Boldface was founded in 2009 by the editors of Glass Mountain, the University’s undergraduate literary magazine. Boldface’s mission is to give emerging writers access to experiences that are typically available only to professional writers: several days of intense focus on the craft of writing through workshops, readings, and craft talks.
Three current students and five alumni of the Creative Writing Program have recently published new books. From award-winning debut novels and poetry collections to a Louisville poets anthology conceived in the aftermath of city-wide protests in 2020, there’s something for every reader in these stunning new publications.
In 2021, the English Department launched a revamped, nationally competitive online M.A. program. Dr. Lynn Voskuil spearheaded the effort to fully redesign our Master’s in English to be relevant to the social, political, and environmental challenges of the 21st century and to accommodate professionals who work full- or part-time. Interactive, asynchronous courses are offered online, and face-to-face courses are offered during evening hours with the goal of eventually providing the option of a fully online M.A.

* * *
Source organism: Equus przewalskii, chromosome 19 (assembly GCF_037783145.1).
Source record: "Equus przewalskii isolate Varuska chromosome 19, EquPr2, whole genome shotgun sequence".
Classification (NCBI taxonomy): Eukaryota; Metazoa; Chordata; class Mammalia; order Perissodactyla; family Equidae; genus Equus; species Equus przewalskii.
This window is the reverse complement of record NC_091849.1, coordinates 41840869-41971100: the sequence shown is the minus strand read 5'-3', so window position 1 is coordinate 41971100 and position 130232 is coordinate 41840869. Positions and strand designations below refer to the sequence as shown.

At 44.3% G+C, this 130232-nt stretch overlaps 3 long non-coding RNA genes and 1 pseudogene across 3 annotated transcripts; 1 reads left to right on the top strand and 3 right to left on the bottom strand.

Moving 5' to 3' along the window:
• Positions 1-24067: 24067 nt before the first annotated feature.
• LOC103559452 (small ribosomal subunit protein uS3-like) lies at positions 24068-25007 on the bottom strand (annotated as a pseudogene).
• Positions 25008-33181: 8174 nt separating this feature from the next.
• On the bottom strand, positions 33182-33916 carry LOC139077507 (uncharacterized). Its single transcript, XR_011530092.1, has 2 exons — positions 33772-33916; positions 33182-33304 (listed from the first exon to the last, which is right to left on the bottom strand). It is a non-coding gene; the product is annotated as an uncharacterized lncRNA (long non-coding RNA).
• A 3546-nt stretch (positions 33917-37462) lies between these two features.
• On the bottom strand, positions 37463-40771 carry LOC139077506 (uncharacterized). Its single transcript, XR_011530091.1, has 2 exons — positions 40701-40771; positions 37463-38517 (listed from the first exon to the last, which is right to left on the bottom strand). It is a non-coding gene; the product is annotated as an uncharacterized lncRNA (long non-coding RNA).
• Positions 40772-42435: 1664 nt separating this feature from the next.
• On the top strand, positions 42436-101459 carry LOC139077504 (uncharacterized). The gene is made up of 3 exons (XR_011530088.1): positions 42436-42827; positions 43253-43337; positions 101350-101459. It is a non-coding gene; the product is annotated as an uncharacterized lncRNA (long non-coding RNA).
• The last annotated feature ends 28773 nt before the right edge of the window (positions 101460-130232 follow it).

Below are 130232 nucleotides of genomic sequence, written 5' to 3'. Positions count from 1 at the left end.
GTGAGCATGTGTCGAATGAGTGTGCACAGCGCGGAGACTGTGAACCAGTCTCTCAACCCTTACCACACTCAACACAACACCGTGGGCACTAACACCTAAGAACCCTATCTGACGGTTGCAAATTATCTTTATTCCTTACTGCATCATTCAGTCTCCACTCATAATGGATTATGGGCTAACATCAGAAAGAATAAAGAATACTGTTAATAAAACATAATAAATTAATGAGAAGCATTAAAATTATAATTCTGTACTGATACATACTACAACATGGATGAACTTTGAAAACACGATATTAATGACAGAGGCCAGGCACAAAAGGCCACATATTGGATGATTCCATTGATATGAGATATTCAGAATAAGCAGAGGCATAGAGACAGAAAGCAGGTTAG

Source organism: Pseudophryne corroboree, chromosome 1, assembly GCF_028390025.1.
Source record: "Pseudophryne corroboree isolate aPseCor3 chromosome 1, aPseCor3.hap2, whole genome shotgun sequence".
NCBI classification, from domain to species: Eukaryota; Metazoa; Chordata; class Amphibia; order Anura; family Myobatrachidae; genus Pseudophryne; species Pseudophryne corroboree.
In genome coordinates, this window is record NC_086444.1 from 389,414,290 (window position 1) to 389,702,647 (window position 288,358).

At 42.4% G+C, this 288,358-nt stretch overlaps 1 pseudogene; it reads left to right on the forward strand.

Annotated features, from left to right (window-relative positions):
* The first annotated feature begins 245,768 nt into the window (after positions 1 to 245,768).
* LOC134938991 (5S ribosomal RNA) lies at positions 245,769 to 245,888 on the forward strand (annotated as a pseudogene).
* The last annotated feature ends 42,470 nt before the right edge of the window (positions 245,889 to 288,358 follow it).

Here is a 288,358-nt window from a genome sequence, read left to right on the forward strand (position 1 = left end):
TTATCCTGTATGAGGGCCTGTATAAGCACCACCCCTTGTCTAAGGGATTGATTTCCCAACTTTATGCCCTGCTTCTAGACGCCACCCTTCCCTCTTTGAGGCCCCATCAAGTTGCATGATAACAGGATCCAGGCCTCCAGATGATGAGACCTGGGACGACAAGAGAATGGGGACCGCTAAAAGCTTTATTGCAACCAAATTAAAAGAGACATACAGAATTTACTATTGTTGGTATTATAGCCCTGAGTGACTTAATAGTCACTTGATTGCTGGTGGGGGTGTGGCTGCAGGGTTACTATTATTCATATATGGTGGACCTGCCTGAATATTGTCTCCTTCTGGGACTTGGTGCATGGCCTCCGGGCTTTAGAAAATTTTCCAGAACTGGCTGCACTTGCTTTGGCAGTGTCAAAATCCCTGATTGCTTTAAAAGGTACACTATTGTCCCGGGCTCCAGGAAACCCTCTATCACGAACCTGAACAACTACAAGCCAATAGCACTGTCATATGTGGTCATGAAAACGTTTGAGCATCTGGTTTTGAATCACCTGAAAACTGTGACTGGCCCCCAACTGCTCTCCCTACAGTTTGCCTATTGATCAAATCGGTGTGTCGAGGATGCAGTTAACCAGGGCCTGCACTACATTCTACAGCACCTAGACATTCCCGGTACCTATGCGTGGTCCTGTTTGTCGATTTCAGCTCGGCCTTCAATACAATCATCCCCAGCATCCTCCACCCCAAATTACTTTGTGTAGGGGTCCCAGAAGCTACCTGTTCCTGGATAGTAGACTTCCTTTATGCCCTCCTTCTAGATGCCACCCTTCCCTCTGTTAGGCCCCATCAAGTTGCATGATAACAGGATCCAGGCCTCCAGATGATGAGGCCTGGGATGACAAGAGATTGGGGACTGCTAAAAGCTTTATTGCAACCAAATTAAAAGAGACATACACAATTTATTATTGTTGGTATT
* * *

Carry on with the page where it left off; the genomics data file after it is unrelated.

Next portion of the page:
It’s the rare undergraduate who has already experienced presenting their original research at an academic conference. Now imagine you’re a sophomore bringing a new, Black Studies-meets-Deep Time lens to literary studies and Harvard University comes knocking. Even amid the immense field of talent in Roy Cullen, only one undergraduate currently fits this bill: Kalena Holeman.
Late-medieval literary scholar Dr. Daniel Davies’s “Special Topics in Poetry: Premodern Poetics” class culminated in an all-day colloquium on December 7th, 2022—a mini-conference that captivated his graduate students across concentrations.
Junior English Major Alissa Boxleitner recently received the Provost Undergraduate Research Scholarship (PURS) in support of her research toward developing a feminist literary framework for analyzing bodily transformation in textual and visual mediums. Her PURS project compares Myriam Gurba’s 2017 memoir, Mean, with the collected artwork of Earth-body artist Ana Mendieta (1948 – 1985).